[Coral-List] Public perceptions about climate change

David M. Lawrence dave at fuzzo.com
Thu Oct 29 10:24:18 EDT 2009

What was peripheral about the effect of leg-hold traps on beaver and 
non-target critters -- like someone's dog?  That information is 
scientifically and ethically relevant.

People may rationally acknowledge a problem -- beaver population growth 
(although speaking of overpopulation begs the very scientific question 
of which species is "overpopulated," the beaver or us) -- and just as 
rationally and ethically reject the method preferred by the "experts" to 
deal with the problem.

There are good illustrations of the point you were trying to make.  This 
isn't one of them.


Christopher Hawkins wrote:
> I have a short tale to tell.  In the mid 1990s in Massachusetts, there developed a big controversy over the trapping of beaver -- especially via leghold traps.  Since Massachusetts is a ballot referendum state, advocates for banning beaver trapping were successful in placing this issue on the voting ballot for the public to decide.  These advocates used all manner of persuasive communication, including graphic images on television that depicted beavers and household pets caught in leghold traps to push the public towards voting for a ban.  This is what would be called peripheral route persuasion.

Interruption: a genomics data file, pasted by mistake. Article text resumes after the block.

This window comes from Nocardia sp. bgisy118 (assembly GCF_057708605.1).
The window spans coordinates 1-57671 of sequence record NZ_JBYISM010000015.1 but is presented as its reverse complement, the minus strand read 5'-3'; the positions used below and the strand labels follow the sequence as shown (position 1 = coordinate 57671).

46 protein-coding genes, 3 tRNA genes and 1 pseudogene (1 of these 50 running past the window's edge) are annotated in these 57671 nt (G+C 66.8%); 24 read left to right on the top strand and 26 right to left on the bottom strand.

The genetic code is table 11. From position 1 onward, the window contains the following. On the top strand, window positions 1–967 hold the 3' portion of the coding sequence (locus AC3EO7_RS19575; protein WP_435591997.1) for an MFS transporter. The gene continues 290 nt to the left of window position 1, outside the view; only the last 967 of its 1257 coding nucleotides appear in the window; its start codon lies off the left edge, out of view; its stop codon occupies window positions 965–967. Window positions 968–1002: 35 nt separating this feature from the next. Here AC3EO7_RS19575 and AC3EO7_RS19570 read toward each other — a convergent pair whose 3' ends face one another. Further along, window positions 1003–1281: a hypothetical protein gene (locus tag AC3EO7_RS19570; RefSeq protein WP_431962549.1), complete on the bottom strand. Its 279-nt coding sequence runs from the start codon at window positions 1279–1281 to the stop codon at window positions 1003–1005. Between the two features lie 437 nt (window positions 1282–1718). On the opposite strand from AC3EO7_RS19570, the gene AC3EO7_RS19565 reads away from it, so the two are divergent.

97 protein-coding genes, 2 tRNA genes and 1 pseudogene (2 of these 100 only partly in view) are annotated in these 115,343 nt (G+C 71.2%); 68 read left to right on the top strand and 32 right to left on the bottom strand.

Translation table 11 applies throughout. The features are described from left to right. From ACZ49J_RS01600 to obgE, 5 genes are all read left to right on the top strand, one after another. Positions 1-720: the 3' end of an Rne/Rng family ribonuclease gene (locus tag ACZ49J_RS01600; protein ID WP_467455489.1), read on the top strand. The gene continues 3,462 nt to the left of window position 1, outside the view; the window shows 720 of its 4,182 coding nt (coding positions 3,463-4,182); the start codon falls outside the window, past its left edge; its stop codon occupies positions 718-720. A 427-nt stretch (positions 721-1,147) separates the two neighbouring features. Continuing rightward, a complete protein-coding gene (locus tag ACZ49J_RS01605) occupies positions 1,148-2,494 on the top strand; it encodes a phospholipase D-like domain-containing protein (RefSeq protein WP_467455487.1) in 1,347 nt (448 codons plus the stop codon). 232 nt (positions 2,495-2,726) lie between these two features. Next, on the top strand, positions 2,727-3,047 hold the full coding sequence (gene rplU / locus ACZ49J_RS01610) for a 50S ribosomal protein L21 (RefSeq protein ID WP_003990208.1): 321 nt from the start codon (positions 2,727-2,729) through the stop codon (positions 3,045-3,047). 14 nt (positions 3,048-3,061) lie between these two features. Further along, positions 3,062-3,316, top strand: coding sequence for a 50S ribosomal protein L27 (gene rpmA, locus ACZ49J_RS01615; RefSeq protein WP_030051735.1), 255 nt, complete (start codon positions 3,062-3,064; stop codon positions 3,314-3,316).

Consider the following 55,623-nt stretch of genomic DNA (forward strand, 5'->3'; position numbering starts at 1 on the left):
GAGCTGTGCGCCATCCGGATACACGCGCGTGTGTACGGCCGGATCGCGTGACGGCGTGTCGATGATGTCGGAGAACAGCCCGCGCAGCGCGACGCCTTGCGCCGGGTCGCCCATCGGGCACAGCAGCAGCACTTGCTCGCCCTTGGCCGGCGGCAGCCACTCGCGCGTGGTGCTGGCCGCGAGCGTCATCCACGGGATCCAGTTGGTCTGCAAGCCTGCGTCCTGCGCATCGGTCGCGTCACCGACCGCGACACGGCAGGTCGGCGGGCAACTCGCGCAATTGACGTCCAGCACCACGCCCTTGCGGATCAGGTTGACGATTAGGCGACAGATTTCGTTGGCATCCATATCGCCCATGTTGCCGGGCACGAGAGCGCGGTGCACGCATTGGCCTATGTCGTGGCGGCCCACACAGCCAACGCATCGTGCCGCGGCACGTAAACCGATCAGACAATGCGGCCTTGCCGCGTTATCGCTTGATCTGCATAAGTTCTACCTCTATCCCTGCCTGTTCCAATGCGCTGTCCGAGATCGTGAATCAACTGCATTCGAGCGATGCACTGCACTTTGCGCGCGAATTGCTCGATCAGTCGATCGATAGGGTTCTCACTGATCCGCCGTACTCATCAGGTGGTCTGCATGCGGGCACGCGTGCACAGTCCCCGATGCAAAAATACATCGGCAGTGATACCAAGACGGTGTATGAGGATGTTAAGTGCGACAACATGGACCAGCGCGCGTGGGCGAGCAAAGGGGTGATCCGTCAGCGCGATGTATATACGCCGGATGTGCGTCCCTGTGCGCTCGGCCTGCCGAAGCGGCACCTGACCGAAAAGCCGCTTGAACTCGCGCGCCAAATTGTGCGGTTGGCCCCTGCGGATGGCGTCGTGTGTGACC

> Â 
> In contrast, those advocating for status quo (such as the state agency in charge of such matters) made less empassioned, but very scientifically valid, points - mostly having to do with population dynamics (i.e., trapping is a check on beaver overpopulation) and some of the negative consequences of beaver population increases. This would be called central route persuasion.   

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